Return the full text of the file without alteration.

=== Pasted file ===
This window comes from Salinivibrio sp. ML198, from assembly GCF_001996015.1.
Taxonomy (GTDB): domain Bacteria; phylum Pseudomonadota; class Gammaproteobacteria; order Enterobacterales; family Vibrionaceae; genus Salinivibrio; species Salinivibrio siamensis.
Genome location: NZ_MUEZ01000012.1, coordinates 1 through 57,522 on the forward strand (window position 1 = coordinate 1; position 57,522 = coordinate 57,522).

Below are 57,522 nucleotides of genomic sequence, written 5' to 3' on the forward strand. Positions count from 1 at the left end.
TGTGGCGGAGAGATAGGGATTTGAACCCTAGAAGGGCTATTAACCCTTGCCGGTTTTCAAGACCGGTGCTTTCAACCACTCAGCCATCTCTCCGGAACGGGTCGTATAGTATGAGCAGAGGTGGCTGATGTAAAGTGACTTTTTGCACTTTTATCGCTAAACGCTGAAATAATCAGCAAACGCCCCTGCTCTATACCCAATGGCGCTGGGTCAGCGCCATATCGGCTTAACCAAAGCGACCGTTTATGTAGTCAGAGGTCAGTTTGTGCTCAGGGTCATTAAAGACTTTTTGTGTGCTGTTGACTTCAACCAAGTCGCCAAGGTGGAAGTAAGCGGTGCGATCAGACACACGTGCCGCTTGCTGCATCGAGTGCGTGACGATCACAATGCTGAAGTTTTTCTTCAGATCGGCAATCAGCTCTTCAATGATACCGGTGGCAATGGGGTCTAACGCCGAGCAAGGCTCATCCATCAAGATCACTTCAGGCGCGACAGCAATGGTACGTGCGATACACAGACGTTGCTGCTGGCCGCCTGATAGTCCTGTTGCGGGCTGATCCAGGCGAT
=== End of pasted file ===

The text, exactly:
This window comes from Salinivibrio sp. ML198, from assembly GCF_001996015.1.
Taxonomy (GTDB): domain Bacteria; phylum Pseudomonadota; class Gammaproteobacteria; order Enterobacterales; family Vibrionaceae; genus Salinivibrio; species Salinivibrio siamensis.
Genome location: NZ_MUEZ01000012.1, coordinates 1 through 57,522 on the forward strand (window position 1 = coordinate 1; position 57,522 = coordinate 57,522).

Below are 57,522 nucleotides of genomic sequence, written 5' to 3' on the forward strand. Positions count from 1 at the left end.
TGTGGCGGAGAGATAGGGATTTGAACCCTAGAAGGGCTATTAACCCTTGCCGGTTTTCAAGACCGGTGCTTTCAACCACTCAGCCATCTCTCCGGAACGGGTCGTATAGTATGAGCAGAGGTGGCTGATGTAAAGTGACTTTTTGCACTTTTATCGCTAAACGCTGAAATAATCAGCAAACGCCCCTGCTCTATACCCAATGGCGCTGGGTCAGCGCCATATCGGCTTAACCAAAGCGACCGTTTATGTAGTCAGAGGTCAGTTTGTGCTCAGGGTCATTAAAGACTTTTTGTGTGCTGTTGACTTCAACCAAGTCGCCAAGGTGGAAGTAAGCGGTGCGATCAGACACACGTGCCGCTTGCTGCATCGAGTGCGTGACGATCACAATGCTGAAGTTTTTCTTCAGATCGGCAATCAGCTCTTCAATGATACCGGTGGCAATGGGGTCTAACGCCGAGCAAGGCTCATCCATCAAGATCACTTCAGGCGCGACAGCAATGGTACGTGCGATACACAGACGTTGCTGCTGGCCGCCTGATAGTCCTGTTGCGGGCTGATCCAGGCGAT